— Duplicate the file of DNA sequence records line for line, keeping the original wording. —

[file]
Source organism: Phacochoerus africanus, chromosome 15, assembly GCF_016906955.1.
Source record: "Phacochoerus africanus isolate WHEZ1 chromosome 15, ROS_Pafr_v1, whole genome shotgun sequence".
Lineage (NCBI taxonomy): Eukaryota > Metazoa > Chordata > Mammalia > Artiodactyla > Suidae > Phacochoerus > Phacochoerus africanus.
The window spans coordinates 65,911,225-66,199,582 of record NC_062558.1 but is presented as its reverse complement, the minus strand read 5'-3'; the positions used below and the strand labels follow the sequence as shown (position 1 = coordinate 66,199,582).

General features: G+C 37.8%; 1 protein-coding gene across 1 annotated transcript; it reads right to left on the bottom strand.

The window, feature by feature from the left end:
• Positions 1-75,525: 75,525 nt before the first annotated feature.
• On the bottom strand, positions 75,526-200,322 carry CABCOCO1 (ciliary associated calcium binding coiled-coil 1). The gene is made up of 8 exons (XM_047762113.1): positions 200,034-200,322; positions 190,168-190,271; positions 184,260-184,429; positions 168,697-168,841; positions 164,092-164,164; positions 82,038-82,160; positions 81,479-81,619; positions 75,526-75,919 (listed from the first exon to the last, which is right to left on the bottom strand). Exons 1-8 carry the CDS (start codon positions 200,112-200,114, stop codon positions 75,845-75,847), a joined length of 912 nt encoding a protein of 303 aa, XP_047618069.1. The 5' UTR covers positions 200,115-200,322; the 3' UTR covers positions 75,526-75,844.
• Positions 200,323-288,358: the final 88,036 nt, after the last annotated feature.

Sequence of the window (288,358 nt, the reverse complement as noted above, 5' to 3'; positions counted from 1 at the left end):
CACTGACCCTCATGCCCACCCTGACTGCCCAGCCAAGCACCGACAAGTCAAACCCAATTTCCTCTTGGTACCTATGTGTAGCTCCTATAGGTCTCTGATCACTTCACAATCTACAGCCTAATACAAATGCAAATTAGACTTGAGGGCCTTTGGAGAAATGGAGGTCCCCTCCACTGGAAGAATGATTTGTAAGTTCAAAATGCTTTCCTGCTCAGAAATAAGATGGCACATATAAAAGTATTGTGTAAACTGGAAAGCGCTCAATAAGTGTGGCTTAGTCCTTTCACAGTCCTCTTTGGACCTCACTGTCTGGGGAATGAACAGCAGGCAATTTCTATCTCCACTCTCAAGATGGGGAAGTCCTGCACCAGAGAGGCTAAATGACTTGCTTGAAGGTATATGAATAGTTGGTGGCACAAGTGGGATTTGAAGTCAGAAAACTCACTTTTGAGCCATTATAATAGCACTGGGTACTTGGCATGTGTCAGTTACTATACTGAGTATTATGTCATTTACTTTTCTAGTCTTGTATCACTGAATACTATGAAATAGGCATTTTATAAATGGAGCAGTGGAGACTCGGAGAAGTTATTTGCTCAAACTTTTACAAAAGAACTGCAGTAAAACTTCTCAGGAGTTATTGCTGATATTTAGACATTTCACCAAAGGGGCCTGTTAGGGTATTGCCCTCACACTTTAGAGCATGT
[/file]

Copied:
Source organism: Phacochoerus africanus, chromosome 15, assembly GCF_016906955.1.
Source record: "Phacochoerus africanus isolate WHEZ1 chromosome 15, ROS_Pafr_v1, whole genome shotgun sequence".
Lineage (NCBI taxonomy): Eukaryota > Metazoa > Chordata > Mammalia > Artiodactyla > Suidae > Phacochoerus > Phacochoerus africanus.
The window spans coordinates 65,911,225-66,199,582 of record NC_062558.1 but is presented as its reverse complement, the minus strand read 5'-3'; the positions used below and the strand labels follow the sequence as shown (position 1 = coordinate 66,199,582).

General features: G+C 37.8%; 1 protein-coding gene across 1 annotated transcript; it reads right to left on the bottom strand.

The window, feature by feature from the left end:
• Positions 1-75,525: 75,525 nt before the first annotated feature.
• On the bottom strand, positions 75,526-200,322 carry CABCOCO1 (ciliary associated calcium binding coiled-coil 1). The gene is made up of 8 exons (XM_047762113.1): positions 200,034-200,322; positions 190,168-190,271; positions 184,260-184,429; positions 168,697-168,841; positions 164,092-164,164; positions 82,038-82,160; positions 81,479-81,619; positions 75,526-75,919 (listed from the first exon to the last, which is right to left on the bottom strand). Exons 1-8 carry the CDS (start codon positions 200,112-200,114, stop codon positions 75,845-75,847), a joined length of 912 nt encoding a protein of 303 aa, XP_047618069.1. The 5' UTR covers positions 200,115-200,322; the 3' UTR covers positions 75,526-75,844.
• Positions 200,323-288,358: the final 88,036 nt, after the last annotated feature.

Sequence of the window (288,358 nt, the reverse complement as noted above, 5' to 3'; positions counted from 1 at the left end):
CACTGACCCTCATGCCCACCCTGACTGCCCAGCCAAGCACCGACAAGTCAAACCCAATTTCCTCTTGGTACCTATGTGTAGCTCCTATAGGTCTCTGATCACTTCACAATCTACAGCCTAATACAAATGCAAATTAGACTTGAGGGCCTTTGGAGAAATGGAGGTCCCCTCCACTGGAAGAATGATTTGTAAGTTCAAAATGCTTTCCTGCTCAGAAATAAGATGGCACATATAAAAGTATTGTGTAAACTGGAAAGCGCTCAATAAGTGTGGCTTAGTCCTTTCACAGTCCTCTTTGGACCTCACTGTCTGGGGAATGAACAGCAGGCAATTTCTATCTCCACTCTCAAGATGGGGAAGTCCTGCACCAGAGAGGCTAAATGACTTGCTTGAAGGTATATGAATAGTTGGTGGCACAAGTGGGATTTGAAGTCAGAAAACTCACTTTTGAGCCATTATAATAGCACTGGGTACTTGGCATGTGTCAGTTACTATACTGAGTATTATGTCATTTACTTTTCTAGTCTTGTATCACTGAATACTATGAAATAGGCATTTTATAAATGGAGCAGTGGAGACTCGGAGAAGTTATTTGCTCAAACTTTTACAAAAGAACTGCAGTAAAACTTCTCAGGAGTTATTGCTGATATTTAGACATTTCACCAAAGGGGCCTGTTAGGGTATTGCCCTCACACTTTAGAGCATGT